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Caithness Tourist Information

Five Day Wick Weather

Travel To Caithness

UK Information

A to Z

Links & Information

Hotels

Bed and Breakfast

 Backpackers

Self Catering

Angling - Fishing

Golf In Caithness

   

Accommodation In Caithness

Tourist Information Centres in Caithness

  • John O'Groats County Road, Tel:01955-611373

  • VisitScotland Old Town Hall High Street Thurso Caithness KW14 8AJ Tel: 01847 893155 Email: thurso@visitscotland.com Web : www.visithighlands.com

  • Wick Tel 0845 2255121 www.visithighlands.com
    An information point is now located at McAllans, High Street, Wick for Visitors once they are in Wick.  A FREE phone is located there to contact local places to stay.

North Highlands - Scotland

Northern Highlands

Scottish Tourist Board

Castle Of Mey
Castle of Mey Enquiries and Bookings Tel 01847 851473

MAPS
Caithness Road /Rail Map

Where to Stay in Caithness

Caithness Business Index contains many useful contacts.

Things to do in Caithness - A few ideas.

Caithness - Visitor Attractions

Holiday Letting North Scotland
Self Catering Houses.

Highlands of Scotland Tourist Board
Brochure Hot Line
0845 22 55 121
PO Box 9, Highland Avenue, Dunoon PA 23 8QQ

Other Tourist Boards

Fishing In Caithness

Some Places of Interest
North Highland Archive Wick
Heritage Centre  Wick
the biggest museum in the north
Caithness Museums
Walking in Caithness
Archaeological Sites
Seabird City Duncansby Head

Caithness Horizons

Community Web Sites
A to Z of Scottish Towns Web Sites
Highland Motorcycle Holidays

Undiscovered Scotland
Visit Britain
Royal Family Web Site
Visit Scotland
Street Maps UK
British Waterways

Tour Guides
Highlands of Scotland Tour Guide Association

See Also
Back Packing

Tourist Boards In Scotland

Tourism Business News & Links

Other Links
Scottish Youth Hostels
I.B.H.S
Travel Scotland
Scottish Holidays
Small Group Tours
AA Hotel Guide UK
Britain USA.com
Quarantine Regulations
Late Rooms in UK
Youth Hostels UK
Highland Hostels


Check out
Undiscovered Britain based in USA

Good Beach Guide
British Holidays & Home Parks Assoc.

Universal Currency Converter

Hiker/Biker
UK Travel Guide
Scottish Cycling Database
Tour Scotland Classic Cars
London Underground Guide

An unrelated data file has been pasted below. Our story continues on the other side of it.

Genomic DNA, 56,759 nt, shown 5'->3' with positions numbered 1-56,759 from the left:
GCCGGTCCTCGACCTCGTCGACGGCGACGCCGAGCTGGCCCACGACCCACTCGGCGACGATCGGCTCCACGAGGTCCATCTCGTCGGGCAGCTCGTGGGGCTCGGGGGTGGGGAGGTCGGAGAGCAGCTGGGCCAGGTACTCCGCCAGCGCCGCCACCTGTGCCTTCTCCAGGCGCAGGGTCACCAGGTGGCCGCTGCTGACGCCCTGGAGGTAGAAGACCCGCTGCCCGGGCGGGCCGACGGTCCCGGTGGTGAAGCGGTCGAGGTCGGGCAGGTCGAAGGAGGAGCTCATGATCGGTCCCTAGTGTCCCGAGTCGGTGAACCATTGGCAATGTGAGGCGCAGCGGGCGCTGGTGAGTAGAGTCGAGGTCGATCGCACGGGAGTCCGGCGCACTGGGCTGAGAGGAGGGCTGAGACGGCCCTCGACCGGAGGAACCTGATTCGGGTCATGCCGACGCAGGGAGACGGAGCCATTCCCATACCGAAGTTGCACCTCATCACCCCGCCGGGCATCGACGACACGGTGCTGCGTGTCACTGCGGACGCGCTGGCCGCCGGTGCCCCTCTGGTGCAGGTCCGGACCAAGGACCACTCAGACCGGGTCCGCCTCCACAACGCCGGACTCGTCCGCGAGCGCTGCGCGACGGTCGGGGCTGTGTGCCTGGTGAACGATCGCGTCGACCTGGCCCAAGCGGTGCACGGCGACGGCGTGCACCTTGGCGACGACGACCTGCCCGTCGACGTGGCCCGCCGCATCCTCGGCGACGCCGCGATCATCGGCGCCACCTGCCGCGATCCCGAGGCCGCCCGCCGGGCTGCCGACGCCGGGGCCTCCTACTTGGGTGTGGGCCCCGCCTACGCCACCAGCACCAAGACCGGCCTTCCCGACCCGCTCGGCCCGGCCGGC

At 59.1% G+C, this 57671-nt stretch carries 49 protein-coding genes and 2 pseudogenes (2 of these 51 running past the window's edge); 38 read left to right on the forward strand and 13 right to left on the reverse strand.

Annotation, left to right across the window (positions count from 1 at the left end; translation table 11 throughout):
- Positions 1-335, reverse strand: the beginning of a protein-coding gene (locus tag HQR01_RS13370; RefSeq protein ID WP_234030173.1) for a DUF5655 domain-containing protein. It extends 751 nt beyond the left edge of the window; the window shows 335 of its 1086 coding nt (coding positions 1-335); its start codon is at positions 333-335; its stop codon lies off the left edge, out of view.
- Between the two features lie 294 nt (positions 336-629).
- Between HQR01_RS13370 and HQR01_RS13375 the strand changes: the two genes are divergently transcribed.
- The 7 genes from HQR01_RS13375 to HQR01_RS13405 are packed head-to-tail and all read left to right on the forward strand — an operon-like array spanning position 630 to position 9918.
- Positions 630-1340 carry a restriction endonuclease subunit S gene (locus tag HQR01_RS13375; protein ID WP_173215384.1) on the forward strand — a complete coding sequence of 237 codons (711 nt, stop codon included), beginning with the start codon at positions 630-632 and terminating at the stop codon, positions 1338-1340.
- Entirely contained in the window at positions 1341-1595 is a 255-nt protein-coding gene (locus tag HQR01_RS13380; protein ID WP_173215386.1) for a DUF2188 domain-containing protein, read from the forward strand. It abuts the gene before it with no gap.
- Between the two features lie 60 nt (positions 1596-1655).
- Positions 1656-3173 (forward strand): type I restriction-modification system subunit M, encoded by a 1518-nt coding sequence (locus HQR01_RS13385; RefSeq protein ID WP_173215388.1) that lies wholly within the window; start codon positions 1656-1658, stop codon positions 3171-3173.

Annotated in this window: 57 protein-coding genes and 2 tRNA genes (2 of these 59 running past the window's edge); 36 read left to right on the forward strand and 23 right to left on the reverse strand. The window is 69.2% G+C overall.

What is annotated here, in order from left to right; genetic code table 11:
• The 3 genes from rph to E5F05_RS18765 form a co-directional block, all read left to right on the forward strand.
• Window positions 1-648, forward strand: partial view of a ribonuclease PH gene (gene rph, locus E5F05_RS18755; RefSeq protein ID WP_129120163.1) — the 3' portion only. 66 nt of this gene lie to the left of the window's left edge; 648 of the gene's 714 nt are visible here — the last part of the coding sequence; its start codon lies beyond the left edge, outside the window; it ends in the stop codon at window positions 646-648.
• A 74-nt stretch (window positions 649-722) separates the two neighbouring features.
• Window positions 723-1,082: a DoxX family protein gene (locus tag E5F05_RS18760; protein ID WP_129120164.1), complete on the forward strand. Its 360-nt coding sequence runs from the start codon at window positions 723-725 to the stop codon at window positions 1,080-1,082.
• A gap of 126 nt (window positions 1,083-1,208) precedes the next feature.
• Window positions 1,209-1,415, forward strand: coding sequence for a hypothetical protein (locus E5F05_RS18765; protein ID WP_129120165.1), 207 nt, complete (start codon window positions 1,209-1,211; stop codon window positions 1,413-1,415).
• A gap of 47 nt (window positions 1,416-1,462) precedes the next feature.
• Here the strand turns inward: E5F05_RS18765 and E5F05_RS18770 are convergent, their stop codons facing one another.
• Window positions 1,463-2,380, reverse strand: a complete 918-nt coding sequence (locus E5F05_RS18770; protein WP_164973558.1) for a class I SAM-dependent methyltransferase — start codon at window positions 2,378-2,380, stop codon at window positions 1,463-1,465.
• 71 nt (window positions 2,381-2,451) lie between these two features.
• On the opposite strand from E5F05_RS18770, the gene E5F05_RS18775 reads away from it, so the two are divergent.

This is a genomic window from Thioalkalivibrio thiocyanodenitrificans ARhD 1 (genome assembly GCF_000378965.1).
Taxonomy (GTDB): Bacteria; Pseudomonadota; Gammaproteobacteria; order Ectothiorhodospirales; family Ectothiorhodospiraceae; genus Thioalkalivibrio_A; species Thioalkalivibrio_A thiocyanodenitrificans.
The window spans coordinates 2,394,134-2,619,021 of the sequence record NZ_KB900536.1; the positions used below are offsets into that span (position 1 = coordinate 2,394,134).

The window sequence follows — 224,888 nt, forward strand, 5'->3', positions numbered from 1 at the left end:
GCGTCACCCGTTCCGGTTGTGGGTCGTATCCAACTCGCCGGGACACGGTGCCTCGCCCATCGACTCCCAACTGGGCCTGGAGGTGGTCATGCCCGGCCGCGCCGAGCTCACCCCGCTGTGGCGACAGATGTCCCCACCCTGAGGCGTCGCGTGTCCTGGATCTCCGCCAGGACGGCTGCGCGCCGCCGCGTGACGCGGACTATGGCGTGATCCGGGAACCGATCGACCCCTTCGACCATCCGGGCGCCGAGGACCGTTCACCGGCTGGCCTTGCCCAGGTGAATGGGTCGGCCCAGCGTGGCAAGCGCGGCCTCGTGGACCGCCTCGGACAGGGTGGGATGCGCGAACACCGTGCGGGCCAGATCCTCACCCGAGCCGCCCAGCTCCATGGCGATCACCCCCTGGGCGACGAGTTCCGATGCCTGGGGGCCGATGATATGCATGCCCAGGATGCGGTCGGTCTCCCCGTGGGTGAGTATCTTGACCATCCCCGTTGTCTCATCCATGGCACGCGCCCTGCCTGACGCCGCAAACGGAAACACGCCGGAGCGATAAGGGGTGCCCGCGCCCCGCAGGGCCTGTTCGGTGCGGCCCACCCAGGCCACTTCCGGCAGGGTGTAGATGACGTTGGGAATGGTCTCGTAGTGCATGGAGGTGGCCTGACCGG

Maps for Caithness & UK
UK Passports

Welcome To Scotland
Wilkommen In Schottland
Bienvenue en Ecosse

Caravan And Camping Site At Wick
The caravan and camping site is once again open for business after much work by Mr & Mrs Miller cutting grass, clearing rubbish painting and bringing in new picnic tables and flower baskets not to mention all new electric hook-ups etc. the wick caravan and camping site is set in an ideal location near the Wick river and just a few minutes walk into Wick for shops, meals etc.

Breathtaking jet boat tours along the Caithness coast to see seals and other sealife.  Fantastic views of the sea birds.


 

Sea Tours From Wick 

Guided Wildlife Tours From Ardmore Wildlife

Transport In Caithness
Need To Hire A Car See Transport Hire
Need A Taxi  - See Taxis
Airports Wick has an airport with regular flights with links to Orkney and the south.
Rail  - See First Scot Rail to check times etc
Railways
Train Taxi  For taxi telephone numbers at most UK train stations
For Buses  - See City Link Buses
There are also local buses in Caithness

Travel Agents in Caithness

Ferry Companies
John O'Groat Ferry Company Ferry from John O'Groats To Orkney - Company also runs bus tours of Orkney.
Northlink Orkney and Shetland Ferries - Scrabster Stromness

Pentland Ferries - From Gills, Caithness to St Margaret's Hope Car Ferry - shortest route for cars - low cost.
Ferries Pages For Caithness for photos etc
Caledonian  MacBrayne Ferries Western Isles and other parts.  Orkney and Shetland have many inter-island ferries

Ross Tours - Can Take Bikes, Golf Clubs and More
George Ross knows the north of Scotland well.  His bus can take seven passengers and the trailer behind is capable of storing lots of luggage, golf clubs or even bicycles.

 

Places To See In Caithness

Caithness has much to see whether its the countryside and spectacular coastline leading you round many clifftop views and many geos and inlets full of harbours both in use and abandoned.  This page list just a few suggestions.  A browse through the A - Z will lead you to many more places